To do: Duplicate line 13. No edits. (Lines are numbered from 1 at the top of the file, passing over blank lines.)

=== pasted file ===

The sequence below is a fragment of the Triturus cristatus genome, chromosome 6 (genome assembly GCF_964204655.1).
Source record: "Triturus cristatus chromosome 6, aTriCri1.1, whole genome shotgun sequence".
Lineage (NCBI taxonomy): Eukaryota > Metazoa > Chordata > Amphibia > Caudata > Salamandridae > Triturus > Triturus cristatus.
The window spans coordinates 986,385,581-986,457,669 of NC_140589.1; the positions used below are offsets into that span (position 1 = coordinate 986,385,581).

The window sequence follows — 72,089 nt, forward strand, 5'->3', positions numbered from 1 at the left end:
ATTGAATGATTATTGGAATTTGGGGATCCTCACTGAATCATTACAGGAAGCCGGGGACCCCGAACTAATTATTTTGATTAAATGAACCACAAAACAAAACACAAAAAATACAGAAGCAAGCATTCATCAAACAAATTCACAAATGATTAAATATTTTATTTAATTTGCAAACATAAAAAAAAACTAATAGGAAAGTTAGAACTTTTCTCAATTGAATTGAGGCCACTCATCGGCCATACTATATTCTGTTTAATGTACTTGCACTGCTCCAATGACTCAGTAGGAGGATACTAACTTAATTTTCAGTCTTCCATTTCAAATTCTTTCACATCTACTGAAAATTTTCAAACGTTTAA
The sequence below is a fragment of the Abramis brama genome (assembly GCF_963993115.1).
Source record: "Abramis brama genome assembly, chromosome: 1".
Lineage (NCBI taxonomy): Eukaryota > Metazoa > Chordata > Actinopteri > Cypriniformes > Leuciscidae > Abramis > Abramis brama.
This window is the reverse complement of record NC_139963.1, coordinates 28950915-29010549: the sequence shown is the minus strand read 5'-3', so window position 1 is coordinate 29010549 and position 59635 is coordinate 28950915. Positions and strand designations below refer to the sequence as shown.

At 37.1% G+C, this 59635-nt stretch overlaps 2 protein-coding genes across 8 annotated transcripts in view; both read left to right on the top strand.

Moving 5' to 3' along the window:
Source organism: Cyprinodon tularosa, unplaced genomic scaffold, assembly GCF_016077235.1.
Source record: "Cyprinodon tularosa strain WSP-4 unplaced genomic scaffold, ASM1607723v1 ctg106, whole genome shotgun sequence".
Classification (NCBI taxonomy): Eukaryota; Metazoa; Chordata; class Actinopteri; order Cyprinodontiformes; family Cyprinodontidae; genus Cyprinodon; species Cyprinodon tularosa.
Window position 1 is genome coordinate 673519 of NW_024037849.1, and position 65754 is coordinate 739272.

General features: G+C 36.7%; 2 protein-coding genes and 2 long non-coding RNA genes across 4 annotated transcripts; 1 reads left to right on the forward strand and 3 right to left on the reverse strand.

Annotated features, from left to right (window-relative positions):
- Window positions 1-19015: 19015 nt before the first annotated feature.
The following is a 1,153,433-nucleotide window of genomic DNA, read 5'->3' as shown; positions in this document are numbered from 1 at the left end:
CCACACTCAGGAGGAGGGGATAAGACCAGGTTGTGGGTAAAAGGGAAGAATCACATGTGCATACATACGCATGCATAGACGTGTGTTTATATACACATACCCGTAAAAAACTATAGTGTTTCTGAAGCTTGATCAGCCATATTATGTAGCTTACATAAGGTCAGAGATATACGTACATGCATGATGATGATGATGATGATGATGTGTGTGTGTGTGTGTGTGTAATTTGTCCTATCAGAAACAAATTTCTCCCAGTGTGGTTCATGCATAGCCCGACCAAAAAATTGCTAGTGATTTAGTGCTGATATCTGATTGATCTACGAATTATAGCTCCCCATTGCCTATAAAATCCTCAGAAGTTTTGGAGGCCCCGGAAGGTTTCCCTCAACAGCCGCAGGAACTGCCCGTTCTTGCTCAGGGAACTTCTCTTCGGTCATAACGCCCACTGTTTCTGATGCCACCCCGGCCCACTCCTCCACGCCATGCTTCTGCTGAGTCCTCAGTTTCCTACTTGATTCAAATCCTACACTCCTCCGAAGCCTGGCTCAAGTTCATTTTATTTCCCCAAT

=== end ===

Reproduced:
Source organism: Cyprinodon tularosa, unplaced genomic scaffold, assembly GCF_016077235.1.